The Mark, wrapped in solid glass, has no columns, for example, and it boasts ceilings 16 and a half feet high and windows nine and a half feet high, said Kevin Daniels, the building’s developer. About 10 years ago, he trusted his gut that tech employees would press for downtown Seattle locations that offered street energy and amenities nonexistent in campus or industrial settings. He also took note of space design ideas being discussed by executives at Starbucks, which in 1993 moved into a former Sears catalog distribution center that Mr. Daniels converted into office, retail and manufacturing space.
It turns out that we look really smart,” said Mr. Daniels, whose early efforts to develop the Mark were halted by the Great Recession. “But it was kind of nerve-racking at the time.”
Real estate professionals say older buildings generally lack modern energy efficiencies, elevators, bathrooms and data capabilities. The inability to expand in the converted buildings and their scarcity are also restrictive.
“Once tech companies get to a critical mass of employees, they realize that those funky buildings present more of an operations hassle versus any modern office building,” said Nicholas B. Farmakis, a senior managing director with tenant representation firm Savills Studley in New York. “They have become part of the establishment and are taking a more mature approach about various business decisions, like where to house their employees.”
Proximity to transit, shops and restaurants is critical, but so are amenities within buildings, including coffee stands, gyms, lounges and, of course, the proverbial Ping-Pong table. Tenants are more likely to find all of those features in new or retrofitted office buildings, said Stuart Williams, a managing director with Jones Lang LaSalle in Seattle.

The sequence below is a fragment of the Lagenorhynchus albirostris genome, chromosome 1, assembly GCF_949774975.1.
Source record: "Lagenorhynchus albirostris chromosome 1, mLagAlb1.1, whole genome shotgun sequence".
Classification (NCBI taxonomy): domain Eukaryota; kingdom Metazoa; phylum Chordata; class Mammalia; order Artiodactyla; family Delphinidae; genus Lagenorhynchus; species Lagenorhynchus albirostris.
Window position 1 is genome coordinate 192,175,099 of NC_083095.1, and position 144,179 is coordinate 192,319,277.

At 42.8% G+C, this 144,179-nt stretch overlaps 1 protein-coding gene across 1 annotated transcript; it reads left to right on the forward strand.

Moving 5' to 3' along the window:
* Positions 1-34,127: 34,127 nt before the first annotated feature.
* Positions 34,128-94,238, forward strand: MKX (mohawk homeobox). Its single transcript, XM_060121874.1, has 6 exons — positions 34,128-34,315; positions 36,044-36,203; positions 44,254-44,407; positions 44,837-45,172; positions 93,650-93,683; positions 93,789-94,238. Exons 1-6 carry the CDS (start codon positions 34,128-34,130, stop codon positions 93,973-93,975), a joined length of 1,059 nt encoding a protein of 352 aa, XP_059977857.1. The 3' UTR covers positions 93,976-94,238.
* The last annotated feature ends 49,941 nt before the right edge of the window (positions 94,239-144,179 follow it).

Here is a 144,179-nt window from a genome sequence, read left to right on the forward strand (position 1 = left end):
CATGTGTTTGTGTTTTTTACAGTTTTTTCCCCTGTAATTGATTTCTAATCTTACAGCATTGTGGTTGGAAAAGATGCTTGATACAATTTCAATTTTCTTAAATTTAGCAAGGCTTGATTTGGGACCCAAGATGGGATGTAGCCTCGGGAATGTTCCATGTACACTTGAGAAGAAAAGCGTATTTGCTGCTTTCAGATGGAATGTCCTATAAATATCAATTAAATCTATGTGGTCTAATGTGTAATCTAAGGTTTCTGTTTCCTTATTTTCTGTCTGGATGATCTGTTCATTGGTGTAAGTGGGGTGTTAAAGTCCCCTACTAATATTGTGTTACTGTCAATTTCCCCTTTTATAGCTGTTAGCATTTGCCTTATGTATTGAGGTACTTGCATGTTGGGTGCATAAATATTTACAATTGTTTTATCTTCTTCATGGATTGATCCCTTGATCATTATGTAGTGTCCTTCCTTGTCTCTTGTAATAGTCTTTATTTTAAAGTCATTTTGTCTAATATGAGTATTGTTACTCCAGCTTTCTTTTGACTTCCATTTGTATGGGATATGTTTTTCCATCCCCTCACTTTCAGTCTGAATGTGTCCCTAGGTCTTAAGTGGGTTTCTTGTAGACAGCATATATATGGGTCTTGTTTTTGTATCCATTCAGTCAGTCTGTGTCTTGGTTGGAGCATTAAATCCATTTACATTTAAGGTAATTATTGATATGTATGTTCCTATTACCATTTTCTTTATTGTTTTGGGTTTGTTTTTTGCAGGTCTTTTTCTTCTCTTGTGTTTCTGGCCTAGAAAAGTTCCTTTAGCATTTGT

The renovation of the century-old 114 West 41st Street office building in Manhattan by Blackstone’s Equity Office division includes a coffee bar, pool table, bleacher and lounge seating, and four big-screen televisions in the lobby. Tech tenants include Roku and VTS, a real estate leasing and asset management platform.
The offices of VTS, a leasing and asset management platform for commercial real estate, at 114 West 41st Street. Credit Sam Hodgson for The New York Times
“We’re creating an atmosphere of fun, fitness and food, because that’s what tenants are looking for,” Mr. Meghji said. “The role of landlords has evolved — today it’s about providing an experience.”
Mr. Daniels added a hotel and event space to the Mark when he resumed development after the recession. The additions appealed to F5 Networks, which ended up leasing 516,000 square feet of space. The changes helped round out the building’s amenity package, which includes lounges, restaurants and a fitness facility.
“It all brings a lot more life after 5,” Mr. Daniels said. “The younger set really likes to be entertained — at all times — whether it’s by food, drink or games. They’ve got to have it.”
But the migration of tech tenants to traditional office buildings has done little to affect demand for the still-popular conversions, observers say. In San Francisco, that space typically rents for around $66 a square foot, compared with $70.16 a square foot across all office space in the market, said Robert Sammons, regional director for Northwest research with Cushman & Wakefield.
Mr. Sammons expects rental rates to keep rising as many Silicon Valley companies establish a beachhead in San Francisco, even with five million square feet of office space under construction. The $1.1 billion Salesforce Tower is scheduled to open next year in the Salesforce Transit Center (formerly the Transbay Transit Center), a mixed-use project downtown, for example, and some 164,000 square feet left in the building is priced at more than $100 a square foot, he said.
“San Francisco certainly has morphed into more of a ‘big tech’ market, and the companies are all looking at new buildings,” Mr. Sammons said. “I think landlords are feeling much more confident in the market’s long term than they were a couple of years ago, when many tech tenants were startups."